Ever wondered how the airfreight industry works? Kenya Airways Cargo has a growing fleet of freighters serving the booming trade in air cargo both within Africa and between the continent and the rest of the world.
Just about anything can be shipped by air, from letters to livestock, vegetables to vehicles. Packed into the belly of the plane on which you are sitting reading this, there will be all kinds of air cargo, alongside your check-in baggage. However, passenger aircraft obviously have limitations when it comes to freight capacity. To handle large quantities of goods, or accommodate big items, you need a dedicated cargo plane.
Although Kenya Airways Cargo was formally launched in 2004, it was not until May this year that it formally ‘took off’ as an independent wing. Its core mandate was to optimise the cargo capacity of Kenya Airways passenger aircraft and develop a dedicated freighter network.
The Boeing 737-300s were earmarked for the project, partly because they were fully owned by the company, but also because they were due for phasing out as passenger aircraft. Four were quickly selected and two converted into freighter planes at a cost of US$300,000 per aircraft.
Africa’s cargo hub
According to Kenya Airways’ Cargo Commercial Manager Luke Arrum: “We are ready to position the airline as a partner for trade between Africa and the world. And we also aim to position Nairobi as the preferred cargo hub for Africa.”
Business has picked up fast. Seafood is now being hauled from Mwanza to Europe, vegetables from Entebbe to other parts of Africa. Sea-to-air business at the coast has grown in leaps and bounds.
James Kimani, Kenya Airways’ Cargo Sales Manager Africa, enthuses about the new trade movement as an indicator of Africa’s readiness to embrace the airfreight business.
“There is no doubt that the opportunity is big in Africa right now,” he says. “This is because African democracies are maturing and African countries are getting more stable than they were before. The major challenge the freight business faced was pertaining logistical capacity and so this is a big step for us.”
“Nairobi is well placed in the region to handle freight business,” adds Kimani. “We are targeting regional markets and our placement provides a good central location for this engagement. We have the capacity to support the level of trade going on around us.”
Air cargo, although more expensive than road haulage, is beginning to make more sense to businesspeople who need to transport their goods, say, from the coast of Mombasa to landlocked countries in Africa.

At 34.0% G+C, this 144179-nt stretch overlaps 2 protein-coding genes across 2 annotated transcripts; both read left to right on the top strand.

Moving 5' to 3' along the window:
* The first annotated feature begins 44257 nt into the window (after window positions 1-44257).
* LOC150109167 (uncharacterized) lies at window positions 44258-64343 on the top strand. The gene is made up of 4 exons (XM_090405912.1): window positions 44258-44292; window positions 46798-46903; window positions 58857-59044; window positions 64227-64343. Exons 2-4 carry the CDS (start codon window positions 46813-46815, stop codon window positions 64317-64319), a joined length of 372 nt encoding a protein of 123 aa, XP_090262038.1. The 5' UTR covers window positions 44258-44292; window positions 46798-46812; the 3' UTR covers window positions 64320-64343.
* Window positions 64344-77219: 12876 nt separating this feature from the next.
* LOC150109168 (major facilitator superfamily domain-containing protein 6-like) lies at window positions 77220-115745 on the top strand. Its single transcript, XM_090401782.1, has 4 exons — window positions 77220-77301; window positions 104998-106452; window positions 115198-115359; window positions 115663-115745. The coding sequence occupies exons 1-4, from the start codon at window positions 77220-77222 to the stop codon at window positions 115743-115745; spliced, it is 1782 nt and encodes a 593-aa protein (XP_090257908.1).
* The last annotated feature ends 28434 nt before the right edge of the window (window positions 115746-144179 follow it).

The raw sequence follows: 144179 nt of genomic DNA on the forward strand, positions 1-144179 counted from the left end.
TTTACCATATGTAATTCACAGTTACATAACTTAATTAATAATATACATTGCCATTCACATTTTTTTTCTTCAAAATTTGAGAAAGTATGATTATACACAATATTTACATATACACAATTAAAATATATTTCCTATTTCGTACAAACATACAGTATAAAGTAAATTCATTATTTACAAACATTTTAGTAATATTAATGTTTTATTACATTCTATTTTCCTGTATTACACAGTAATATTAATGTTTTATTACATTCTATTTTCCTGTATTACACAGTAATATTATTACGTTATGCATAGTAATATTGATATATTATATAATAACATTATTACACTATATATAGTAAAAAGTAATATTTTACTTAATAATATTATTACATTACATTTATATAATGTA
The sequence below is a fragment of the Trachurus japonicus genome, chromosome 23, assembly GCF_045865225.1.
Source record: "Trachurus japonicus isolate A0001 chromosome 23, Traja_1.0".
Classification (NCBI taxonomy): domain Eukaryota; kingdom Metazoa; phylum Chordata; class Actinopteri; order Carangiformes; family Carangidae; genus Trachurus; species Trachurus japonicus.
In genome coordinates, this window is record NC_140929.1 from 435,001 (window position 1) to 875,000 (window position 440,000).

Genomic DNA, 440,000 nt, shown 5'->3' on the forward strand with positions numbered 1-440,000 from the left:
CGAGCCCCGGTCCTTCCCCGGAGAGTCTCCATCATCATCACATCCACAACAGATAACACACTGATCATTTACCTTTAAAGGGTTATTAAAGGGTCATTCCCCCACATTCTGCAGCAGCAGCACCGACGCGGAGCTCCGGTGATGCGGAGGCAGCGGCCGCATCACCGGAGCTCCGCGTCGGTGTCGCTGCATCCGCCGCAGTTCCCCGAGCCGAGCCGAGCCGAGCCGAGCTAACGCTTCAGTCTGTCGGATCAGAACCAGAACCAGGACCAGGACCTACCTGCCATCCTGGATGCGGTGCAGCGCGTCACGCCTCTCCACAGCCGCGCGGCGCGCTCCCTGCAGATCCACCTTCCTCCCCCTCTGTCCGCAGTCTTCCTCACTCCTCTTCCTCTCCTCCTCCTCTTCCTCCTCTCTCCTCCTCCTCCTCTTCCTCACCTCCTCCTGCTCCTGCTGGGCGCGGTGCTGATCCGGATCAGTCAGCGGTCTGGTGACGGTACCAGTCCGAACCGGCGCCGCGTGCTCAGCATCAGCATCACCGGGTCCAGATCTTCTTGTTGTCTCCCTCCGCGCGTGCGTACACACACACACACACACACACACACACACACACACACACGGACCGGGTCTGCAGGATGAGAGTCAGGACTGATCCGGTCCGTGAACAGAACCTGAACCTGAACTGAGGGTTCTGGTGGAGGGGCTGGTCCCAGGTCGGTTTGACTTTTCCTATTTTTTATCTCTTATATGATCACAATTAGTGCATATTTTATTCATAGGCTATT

“It takes about 14 days to haul goods by road from the port of Mombasa to the DRC,” says Arrum. “ This is assuming nothing happens along the way, like accidents. Airfreighting will cut down these days to a few hours and save the businessman headaches and other significant overheads.”
Is the operation of the airfreight business any different to the passenger service? “We don’t have a separate crew that manages the cargo side of the business,” says Arrum. “Pilots who fly our passenger planes sometimes fly the cargo planes.”
The business hopes to generate about Ksh2bn a year when fully up and running. More planes are expected to join the couple already in operation, helping KQ become a major player in the region.
Converting to freight
How do you take a passenger liner like the Boeing 737-300 and turn it into a dedicated airfreighter? The conversion of each Kenya Airways’ 737-300 takes between three and four months and is undertaken by a specialist aeronautical engineering firm in Shanghai.
One of the first jobs carried out is the replacement of passenger cabin windows with lightweight aluminium plugs. All passenger seating is stripped out, along with the service galley and toilets. A large cargo door, measuring around 3.5 x 2.2 metres, is cut in the fuselage and fitted with all the necessary hydraulic and electrical systems.
Much of the conversion process focuses on the main deck, which needs to be adapted to hold a maximum payload of nearly 20,000kg. The floor is reinforced and fitted with 10 separate pallet positions. A special floor-roller system allows heavy loads to be manoeuvred into position.
Case study: the Vegpro Group
Vegpro are one the leading exporters of vegetables, cut flowers and other fresh produce, with operations in Ghana, Ethiopia and the UK. They have six farms and manage about 1700 smallholder farmers in major producing areas of Kenya. This means that they export produce, year-round, to various destinations across the world. Kenya Airways is proud to be one of their freight partners. About 4-8 tonnes of fresh produce need to be transported to Europe, arriving quickly and in good condition. The produce is taken to Vegpro’s warehouse where it is packaged for freight. This is a sensitive process, ensuring that vegetables are not damaged and also retain their flavour when they reach their final destination.